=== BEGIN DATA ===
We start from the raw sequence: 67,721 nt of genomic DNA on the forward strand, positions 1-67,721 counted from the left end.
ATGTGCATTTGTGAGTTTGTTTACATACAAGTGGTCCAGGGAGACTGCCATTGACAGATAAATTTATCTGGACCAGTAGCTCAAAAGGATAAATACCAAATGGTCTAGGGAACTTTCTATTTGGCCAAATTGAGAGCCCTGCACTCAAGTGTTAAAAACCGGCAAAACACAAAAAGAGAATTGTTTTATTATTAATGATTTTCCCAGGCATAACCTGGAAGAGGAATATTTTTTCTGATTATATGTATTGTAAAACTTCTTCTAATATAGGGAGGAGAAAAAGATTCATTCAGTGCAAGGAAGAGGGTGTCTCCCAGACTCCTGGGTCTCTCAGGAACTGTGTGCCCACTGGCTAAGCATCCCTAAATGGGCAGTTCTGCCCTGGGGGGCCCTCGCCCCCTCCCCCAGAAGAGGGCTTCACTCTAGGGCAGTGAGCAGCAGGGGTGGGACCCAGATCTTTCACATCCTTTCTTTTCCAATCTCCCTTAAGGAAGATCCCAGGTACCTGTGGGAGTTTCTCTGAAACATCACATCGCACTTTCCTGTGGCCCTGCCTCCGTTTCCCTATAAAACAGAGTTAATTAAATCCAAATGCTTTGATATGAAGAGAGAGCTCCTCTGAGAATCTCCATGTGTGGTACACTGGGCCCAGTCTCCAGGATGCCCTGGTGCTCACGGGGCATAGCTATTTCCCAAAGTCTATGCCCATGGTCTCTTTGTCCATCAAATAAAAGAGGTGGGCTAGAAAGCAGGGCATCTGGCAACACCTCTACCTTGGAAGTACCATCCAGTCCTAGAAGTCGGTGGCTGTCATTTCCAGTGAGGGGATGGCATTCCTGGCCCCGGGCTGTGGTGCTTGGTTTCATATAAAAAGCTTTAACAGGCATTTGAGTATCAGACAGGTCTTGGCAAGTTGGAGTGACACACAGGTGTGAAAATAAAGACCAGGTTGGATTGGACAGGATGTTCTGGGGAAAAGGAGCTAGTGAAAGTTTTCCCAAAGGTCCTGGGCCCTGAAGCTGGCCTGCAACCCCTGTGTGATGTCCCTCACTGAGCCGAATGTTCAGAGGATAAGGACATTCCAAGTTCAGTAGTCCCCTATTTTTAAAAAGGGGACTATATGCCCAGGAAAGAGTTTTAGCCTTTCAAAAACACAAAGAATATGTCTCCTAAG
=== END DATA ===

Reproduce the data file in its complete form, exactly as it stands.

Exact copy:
We start from the raw sequence: 67,721 nt of genomic DNA on the forward strand, positions 1-67,721 counted from the left end.
ATGTGCATTTGTGAGTTTGTTTACATACAAGTGGTCCAGGGAGACTGCCATTGACAGATAAATTTATCTGGACCAGTAGCTCAAAAGGATAAATACCAAATGGTCTAGGGAACTTTCTATTTGGCCAAATTGAGAGCCCTGCACTCAAGTGTTAAAAACCGGCAAAACACAAAAAGAGAATTGTTTTATTATTAATGATTTTCCCAGGCATAACCTGGAAGAGGAATATTTTTTCTGATTATATGTATTGTAAAACTTCTTCTAATATAGGGAGGAGAAAAAGATTCATTCAGTGCAAGGAAGAGGGTGTCTCCCAGACTCCTGGGTCTCTCAGGAACTGTGTGCCCACTGGCTAAGCATCCCTAAATGGGCAGTTCTGCCCTGGGGGGCCCTCGCCCCCTCCCCCAGAAGAGGGCTTCACTCTAGGGCAGTGAGCAGCAGGGGTGGGACCCAGATCTTTCACATCCTTTCTTTTCCAATCTCCCTTAAGGAAGATCCCAGGTACCTGTGGGAGTTTCTCTGAAACATCACATCGCACTTTCCTGTGGCCCTGCCTCCGTTTCCCTATAAAACAGAGTTAATTAAATCCAAATGCTTTGATATGAAGAGAGAGCTCCTCTGAGAATCTCCATGTGTGGTACACTGGGCCCAGTCTCCAGGATGCCCTGGTGCTCACGGGGCATAGCTATTTCCCAAAGTCTATGCCCATGGTCTCTTTGTCCATCAAATAAAAGAGGTGGGCTAGAAAGCAGGGCATCTGGCAACACCTCTACCTTGGAAGTACCATCCAGTCCTAGAAGTCGGTGGCTGTCATTTCCAGTGAGGGGATGGCATTCCTGGCCCCGGGCTGTGGTGCTTGGTTTCATATAAAAAGCTTTAACAGGCATTTGAGTATCAGACAGGTCTTGGCAAGTTGGAGTGACACACAGGTGTGAAAATAAAGACCAGGTTGGATTGGACAGGATGTTCTGGGGAAAAGGAGCTAGTGAAAGTTTTCCCAAAGGTCCTGGGCCCTGAAGCTGGCCTGCAACCCCTGTGTGATGTCCCTCACTGAGCCGAATGTTCAGAGGATAAGGACATTCCAAGTTCAGTAGTCCCCTATTTTTAAAAAGGGGACTATATGCCCAGGAAAGAGTTTTAGCCTTTCAAAAACACAAAGAATATGTCTCCTAAG